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Educational, Cultural, and Civic Initiative

In 1938, during the Great Depression and in the shadow of Jim Crow, a group of Black mothers in Philadelphia, Pennsylvania, founded an organization to create educational, cultural, civic, and recreational programs for their children in segregated America.  From those…

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RVA Parades of Christmas Past

In 1929, a fantastic Richmond holiday tradition was born: the Christmas Toy Parade. Every year, just after Thanksgiving, families gathered on Broad Street to watch floats, bands, clowns, and local drill teams herald the arrival of the holiday season.  The…

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Racial Protests in the 1970s

In 1970, in order to satisfy a federal mandate to desegregate Richmond Public Schools, Judge Robert Merhige Jr. ordered the implementation of a busing program that would attempt to achieve racial balance in the school system. At the time of…

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Historic Beginnings

In 1890, Virginia Randolph Ellett opened a small school out of her home on Grace Street in downtown Richmond. Her students, many of whom came from the families of Richmond’s influential leaders, always referred to her as “Miss Jennie.” Beginning…

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Richmond as a City of Springs

Richmond used to be a city absolutely full of springs. There were springs on Capitol Square, springs at Chimborazo, Forest Hill, and Byrd Parks.  In 1872, a man named W.G. Taylor bought a 40-acre Southside estate named Fonticello. Like a lot of…

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Roots of Environmental Protection

One day in early 1975, an employee at the Life Sciences Products Company in Hopewell began trembling uncontrollably. The shaking didn’t stop.  Other workers at the same chemical company previously had suffered bouts of blindness, joint pain, slurred speech, tremors,…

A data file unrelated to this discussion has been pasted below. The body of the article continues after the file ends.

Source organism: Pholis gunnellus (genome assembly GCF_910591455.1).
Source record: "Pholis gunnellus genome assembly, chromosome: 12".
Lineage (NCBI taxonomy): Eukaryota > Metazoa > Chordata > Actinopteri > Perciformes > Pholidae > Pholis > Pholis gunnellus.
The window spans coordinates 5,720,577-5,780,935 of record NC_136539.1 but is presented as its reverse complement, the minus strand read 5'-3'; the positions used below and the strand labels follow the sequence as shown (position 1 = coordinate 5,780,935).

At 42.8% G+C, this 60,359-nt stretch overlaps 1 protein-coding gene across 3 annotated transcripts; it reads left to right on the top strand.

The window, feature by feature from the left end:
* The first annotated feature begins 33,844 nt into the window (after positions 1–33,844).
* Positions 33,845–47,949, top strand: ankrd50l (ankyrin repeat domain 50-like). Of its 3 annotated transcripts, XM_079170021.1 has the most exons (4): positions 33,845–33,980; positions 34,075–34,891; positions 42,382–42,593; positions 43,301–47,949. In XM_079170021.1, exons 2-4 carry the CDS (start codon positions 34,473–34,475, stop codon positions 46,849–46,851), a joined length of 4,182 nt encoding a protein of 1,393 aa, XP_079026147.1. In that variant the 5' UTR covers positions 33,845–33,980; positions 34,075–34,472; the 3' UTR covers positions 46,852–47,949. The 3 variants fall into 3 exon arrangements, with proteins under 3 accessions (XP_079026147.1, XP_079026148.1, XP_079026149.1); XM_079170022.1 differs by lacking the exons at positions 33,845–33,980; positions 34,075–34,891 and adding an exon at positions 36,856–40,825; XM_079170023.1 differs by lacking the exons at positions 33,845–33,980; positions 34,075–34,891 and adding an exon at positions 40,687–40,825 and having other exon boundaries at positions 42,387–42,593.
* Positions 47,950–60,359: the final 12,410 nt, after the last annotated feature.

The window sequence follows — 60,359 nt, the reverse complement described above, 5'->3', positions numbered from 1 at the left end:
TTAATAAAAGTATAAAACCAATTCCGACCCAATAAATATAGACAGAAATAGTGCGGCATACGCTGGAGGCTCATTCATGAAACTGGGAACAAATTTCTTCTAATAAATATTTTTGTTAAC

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Recording History in a Man’s World

The first female news photographer in Richmond launched her career in the 1890s. Though criticized for working in a male-dominated profession – and criticized by many for working at all – Edyth Carter Beveridge ignored public opinion and did what she…

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Hospital Born in a Hotel

One hundred years after Richmond’s founding, two Virginia doctors organized the first medical school here. They selected Richmond because of its large population of African Americans, both enslaved and free. At a time when there was no legal way to acquire…

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When a Famous Author Came to Town

In 1842, a year before the publication of his book, A Christmas Carol, the world-famous British author Charles Dickens came to Richmond during an American tour. For his 3-day visit, he stayed at the new and luxurious Exchange Hotel at 14th…

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